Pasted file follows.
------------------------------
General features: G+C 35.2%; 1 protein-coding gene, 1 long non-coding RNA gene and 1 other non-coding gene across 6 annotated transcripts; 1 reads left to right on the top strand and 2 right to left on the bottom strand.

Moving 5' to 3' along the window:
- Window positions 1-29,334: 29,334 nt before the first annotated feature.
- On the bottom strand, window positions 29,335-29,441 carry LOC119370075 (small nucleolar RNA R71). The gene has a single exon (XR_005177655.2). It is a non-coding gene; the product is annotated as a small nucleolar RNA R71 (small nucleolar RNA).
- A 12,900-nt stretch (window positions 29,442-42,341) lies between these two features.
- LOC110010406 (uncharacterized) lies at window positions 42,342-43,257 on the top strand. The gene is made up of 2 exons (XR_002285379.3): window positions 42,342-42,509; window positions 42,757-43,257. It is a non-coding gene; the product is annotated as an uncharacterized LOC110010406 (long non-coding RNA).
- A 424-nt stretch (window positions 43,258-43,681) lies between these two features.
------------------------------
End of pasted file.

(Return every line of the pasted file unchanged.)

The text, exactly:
General features: G+C 35.2%; 1 protein-coding gene, 1 long non-coding RNA gene and 1 other non-coding gene across 6 annotated transcripts; 1 reads left to right on the top strand and 2 right to left on the bottom strand.

Moving 5' to 3' along the window:
- Window positions 1-29,334: 29,334 nt before the first annotated feature.
- On the bottom strand, window positions 29,335-29,441 carry LOC119370075 (small nucleolar RNA R71). The gene has a single exon (XR_005177655.2). It is a non-coding gene; the product is annotated as a small nucleolar RNA R71 (small nucleolar RNA).
- A 12,900-nt stretch (window positions 29,442-42,341) lies between these two features.
- LOC110010406 (uncharacterized) lies at window positions 42,342-43,257 on the top strand. The gene is made up of 2 exons (XR_002285379.3): window positions 42,342-42,509; window positions 42,757-43,257. It is a non-coding gene; the product is annotated as an uncharacterized LOC110010406 (long non-coding RNA).
- A 424-nt stretch (window positions 43,258-43,681) lies between these two features.